Stat-Ease webinars vary somewhat in length depending on the presenter and the particular session — mainly due to breaks for questions: Plan for 45 minutes to 1.5 hours, with 1 hour being the target median. When developing these one-hour educational sessions, our presenters often draw valuable material from Stat-Ease DOE workshops. Attendance may be limited, so sign up soon by contacting our Communications Specialist, Karen, via If you can be accommodated, she will send you the link for the WebConnect and dial-in for ConferenceNow voice via telephone (toll-free access extends worldwide, but not to all countries).

*(To determine the time in your zone of the world, try using this link: Note that we are based in Minneapolis, which appears on the city list that you must manipulate to calculate the time correctly. It seems that figuring out the clock on international communications is even more complicated than statistics! Good luck!)


5. Events Alert: Best Practices to Plan/Analyze a Verification DOE (2nd Notice)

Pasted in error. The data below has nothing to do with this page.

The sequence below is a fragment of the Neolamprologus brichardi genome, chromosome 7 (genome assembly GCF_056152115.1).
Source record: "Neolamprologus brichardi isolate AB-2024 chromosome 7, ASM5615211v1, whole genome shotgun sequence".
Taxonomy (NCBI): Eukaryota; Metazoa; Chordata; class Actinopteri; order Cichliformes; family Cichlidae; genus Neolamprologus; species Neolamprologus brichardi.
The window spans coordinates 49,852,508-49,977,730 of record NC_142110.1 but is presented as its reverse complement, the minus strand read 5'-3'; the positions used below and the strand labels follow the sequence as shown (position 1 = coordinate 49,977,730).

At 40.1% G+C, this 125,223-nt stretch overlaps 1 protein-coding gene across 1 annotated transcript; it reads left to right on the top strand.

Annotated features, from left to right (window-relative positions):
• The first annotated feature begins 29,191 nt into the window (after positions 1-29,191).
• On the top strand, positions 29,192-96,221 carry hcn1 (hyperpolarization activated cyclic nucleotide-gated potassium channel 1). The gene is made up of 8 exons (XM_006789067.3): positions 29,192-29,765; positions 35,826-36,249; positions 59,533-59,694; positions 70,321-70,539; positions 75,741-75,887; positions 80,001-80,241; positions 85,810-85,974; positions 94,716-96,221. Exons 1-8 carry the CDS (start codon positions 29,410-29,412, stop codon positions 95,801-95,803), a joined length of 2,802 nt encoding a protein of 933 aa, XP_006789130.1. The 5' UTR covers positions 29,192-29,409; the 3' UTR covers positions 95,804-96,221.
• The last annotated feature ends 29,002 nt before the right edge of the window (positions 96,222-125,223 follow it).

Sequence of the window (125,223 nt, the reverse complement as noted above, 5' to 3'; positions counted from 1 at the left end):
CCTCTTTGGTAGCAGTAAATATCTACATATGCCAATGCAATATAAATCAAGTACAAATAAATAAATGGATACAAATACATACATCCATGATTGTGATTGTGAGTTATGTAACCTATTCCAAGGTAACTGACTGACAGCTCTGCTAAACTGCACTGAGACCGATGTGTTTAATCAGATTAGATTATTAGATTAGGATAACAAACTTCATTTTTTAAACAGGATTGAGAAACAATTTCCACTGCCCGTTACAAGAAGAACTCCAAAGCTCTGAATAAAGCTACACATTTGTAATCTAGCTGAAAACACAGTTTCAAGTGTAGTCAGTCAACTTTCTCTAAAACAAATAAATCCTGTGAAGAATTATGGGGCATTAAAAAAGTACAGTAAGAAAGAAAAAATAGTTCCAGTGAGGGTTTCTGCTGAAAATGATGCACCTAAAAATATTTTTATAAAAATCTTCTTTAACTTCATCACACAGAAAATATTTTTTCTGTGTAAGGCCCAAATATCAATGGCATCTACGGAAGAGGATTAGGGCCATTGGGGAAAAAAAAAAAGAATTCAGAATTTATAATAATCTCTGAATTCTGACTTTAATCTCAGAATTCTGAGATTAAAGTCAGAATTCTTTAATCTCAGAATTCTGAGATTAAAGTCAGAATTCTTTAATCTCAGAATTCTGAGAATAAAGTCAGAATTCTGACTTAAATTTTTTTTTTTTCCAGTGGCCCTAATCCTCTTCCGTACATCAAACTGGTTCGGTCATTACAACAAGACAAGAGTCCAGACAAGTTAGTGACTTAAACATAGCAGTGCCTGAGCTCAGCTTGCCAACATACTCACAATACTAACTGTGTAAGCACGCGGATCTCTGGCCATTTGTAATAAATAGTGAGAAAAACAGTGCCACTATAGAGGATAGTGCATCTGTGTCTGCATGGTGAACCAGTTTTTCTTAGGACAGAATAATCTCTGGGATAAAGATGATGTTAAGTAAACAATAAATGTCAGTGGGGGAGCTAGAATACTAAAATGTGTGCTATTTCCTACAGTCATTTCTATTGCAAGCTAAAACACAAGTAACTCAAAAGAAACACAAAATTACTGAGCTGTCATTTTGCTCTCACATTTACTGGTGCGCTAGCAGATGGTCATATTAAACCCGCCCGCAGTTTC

Stat-Ease Consultant Shari Kraber will present "Best Practices to Plan/Analyze a Verification DOE" on Tuesday, May 19 in a session sponsored by the Statistics Division of the American Society of Quality (ASQ) for the World Conference on Quality Improvement (WCQI) in Minneapolis. For details on WCQI, see

As an added bonus for those of you who attend WCQI, Stat-Ease Consultant Pat Whitcomb will speak at an Open Council Meeting of ASQ's Chemical & Process Industries Division (CPID) on "Sizing Mixture Designs" at 5 PM on Monday, May 18.

At the 2009 Quality & Productivity Research Conference (QPRC) in Yorktown, NY on June 3-5, I will present "Dual Response Surface Methods (RSM) to Make Processes More Robust." This is one of three talks in the "New developments in Design of Experiments" invited session organized by Douglas C. Montgomery of Arizona State University. For all the details on QPRC, see

Click for a list of upcoming appearances by Stat-Ease professionals. We hope to see you sometime in the near future!